Royal Warrants: What Does It Mean to Be A Royally-Approved Brand?
Royal warrants have been around for centuries, but how did they come about in the first place and why are they still so relevant in 2021?
There are not many conventions from the 12th century that we still follow today, but the royal warrant has stood the test of time and remains as sought-after by brands today as it was in the 1100s.
The very first royal warrant was awarded by Henry II to the Weavers’ Company in 1155, and some 858 years later John Smedley secured its first royal warrant of appointment as a ‘manufacturer of fine knitwear’ from Her Majesty The Queen, to give the honour its official wording. On 1 April this year, John Smedley secured a second royal warrant from the Prince of Wales as manufacturers of fine knitwear – making it one of the select few British brands to have earned a double honour.
Originally the royal warrant took the form of royal charters awarded to guilds and trades, known as livery companies, which supplied goods and services to the sovereign households. Today, there are a few more hoops to jump through. Brands in quest of the coveted badge of honour need to have supplied a royal household for more than five years, and be able to demonstrate progressive environmental and sustainability credentials.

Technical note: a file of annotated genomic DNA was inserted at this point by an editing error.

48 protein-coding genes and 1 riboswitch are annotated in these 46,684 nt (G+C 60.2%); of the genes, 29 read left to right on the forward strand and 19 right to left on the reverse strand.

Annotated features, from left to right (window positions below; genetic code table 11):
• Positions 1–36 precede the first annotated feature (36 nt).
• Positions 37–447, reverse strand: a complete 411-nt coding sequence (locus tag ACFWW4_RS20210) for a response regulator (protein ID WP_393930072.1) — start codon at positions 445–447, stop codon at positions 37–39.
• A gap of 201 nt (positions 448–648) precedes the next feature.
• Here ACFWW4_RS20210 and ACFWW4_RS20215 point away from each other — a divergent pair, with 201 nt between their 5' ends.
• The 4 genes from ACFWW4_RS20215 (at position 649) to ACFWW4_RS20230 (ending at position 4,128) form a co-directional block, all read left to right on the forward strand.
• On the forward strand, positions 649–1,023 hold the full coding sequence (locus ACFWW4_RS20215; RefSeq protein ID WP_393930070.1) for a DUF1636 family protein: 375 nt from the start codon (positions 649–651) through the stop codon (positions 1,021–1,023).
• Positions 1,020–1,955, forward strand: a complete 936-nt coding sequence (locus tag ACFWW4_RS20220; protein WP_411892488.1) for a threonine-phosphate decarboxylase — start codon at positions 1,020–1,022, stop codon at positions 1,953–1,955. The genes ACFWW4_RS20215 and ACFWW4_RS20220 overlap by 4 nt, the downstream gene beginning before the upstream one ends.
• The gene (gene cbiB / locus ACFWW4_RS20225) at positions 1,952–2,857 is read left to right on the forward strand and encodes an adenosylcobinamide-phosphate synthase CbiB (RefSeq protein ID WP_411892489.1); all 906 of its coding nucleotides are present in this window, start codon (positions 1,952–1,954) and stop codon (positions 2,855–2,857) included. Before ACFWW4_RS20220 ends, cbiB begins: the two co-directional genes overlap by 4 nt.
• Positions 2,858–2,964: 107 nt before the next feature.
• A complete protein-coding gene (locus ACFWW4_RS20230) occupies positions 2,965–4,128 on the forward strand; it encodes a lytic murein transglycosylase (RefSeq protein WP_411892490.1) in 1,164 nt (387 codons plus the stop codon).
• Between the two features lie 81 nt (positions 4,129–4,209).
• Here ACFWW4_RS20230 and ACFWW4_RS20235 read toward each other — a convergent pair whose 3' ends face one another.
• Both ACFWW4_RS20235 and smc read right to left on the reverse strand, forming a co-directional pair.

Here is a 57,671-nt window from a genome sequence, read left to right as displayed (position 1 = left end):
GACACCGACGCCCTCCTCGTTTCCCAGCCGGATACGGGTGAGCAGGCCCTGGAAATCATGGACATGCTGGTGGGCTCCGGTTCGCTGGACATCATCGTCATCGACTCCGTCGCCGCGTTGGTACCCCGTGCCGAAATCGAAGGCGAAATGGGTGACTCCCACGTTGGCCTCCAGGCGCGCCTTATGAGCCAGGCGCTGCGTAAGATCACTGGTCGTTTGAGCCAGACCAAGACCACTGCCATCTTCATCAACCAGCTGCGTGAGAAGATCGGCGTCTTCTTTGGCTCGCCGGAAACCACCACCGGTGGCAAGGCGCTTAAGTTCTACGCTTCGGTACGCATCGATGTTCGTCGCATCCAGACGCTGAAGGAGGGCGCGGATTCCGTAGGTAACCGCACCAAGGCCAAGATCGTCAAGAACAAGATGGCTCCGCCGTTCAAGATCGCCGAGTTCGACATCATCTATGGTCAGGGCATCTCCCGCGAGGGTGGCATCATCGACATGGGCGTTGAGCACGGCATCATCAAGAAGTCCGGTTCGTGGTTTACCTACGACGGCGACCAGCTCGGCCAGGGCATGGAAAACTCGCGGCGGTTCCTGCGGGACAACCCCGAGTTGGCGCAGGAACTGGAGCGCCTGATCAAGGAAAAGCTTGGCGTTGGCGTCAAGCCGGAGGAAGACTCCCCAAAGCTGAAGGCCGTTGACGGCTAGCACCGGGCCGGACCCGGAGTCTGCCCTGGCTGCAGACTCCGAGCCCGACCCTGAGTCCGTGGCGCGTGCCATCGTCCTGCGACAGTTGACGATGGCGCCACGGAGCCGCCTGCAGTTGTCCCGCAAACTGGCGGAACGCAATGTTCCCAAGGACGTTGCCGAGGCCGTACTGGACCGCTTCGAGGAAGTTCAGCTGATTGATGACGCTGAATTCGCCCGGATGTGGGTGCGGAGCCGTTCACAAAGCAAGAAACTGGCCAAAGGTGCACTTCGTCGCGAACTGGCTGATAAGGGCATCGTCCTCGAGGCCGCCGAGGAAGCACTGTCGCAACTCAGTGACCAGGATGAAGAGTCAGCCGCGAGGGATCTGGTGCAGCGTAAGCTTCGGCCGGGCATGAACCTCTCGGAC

On the latter count in particular, John Smedley passes with flying colours. Since it was founded in 1784 by John Smedley, the company has resided in Lea Mills, Derbyshire. Today it sources ethically-produced fabrics and has implemented a sustainability programme to reduce waste, carbon emissions and chemicals in its production line. As of 2018 it has made a 60 per cent reduction in its CO2 emissions, and works with socially responsible suppliers to ensure all workers are treated fairly. A year of lockdowns has been a challenge for the brand, as for many. ‘The award comes at the end of one of the most difficult years our company has faced,’ says Ian Maclean MBE, managing director. He adds: ‘The accolade means so much to everyone involved in the design, and is a very welcome boost of morale for our staff.’
Nor is it a secret as to why the royal warrant is still a huge draw for customers – we can all appreciate the allure of sipping the same tea as the Queen, or slipping between Prince of Wales-approved bedsheets at night. More than that, it’s a reminder of why it remains an honour to be a British brand. Things might have moved on a little since the 12th century (not always positively, in the case of climate change) but at least you can enjoy a John Smedley knit safe in the knowledge that its environmental impact isn’t much different from one that might have been produced by the Weavers’ Company in 1155.
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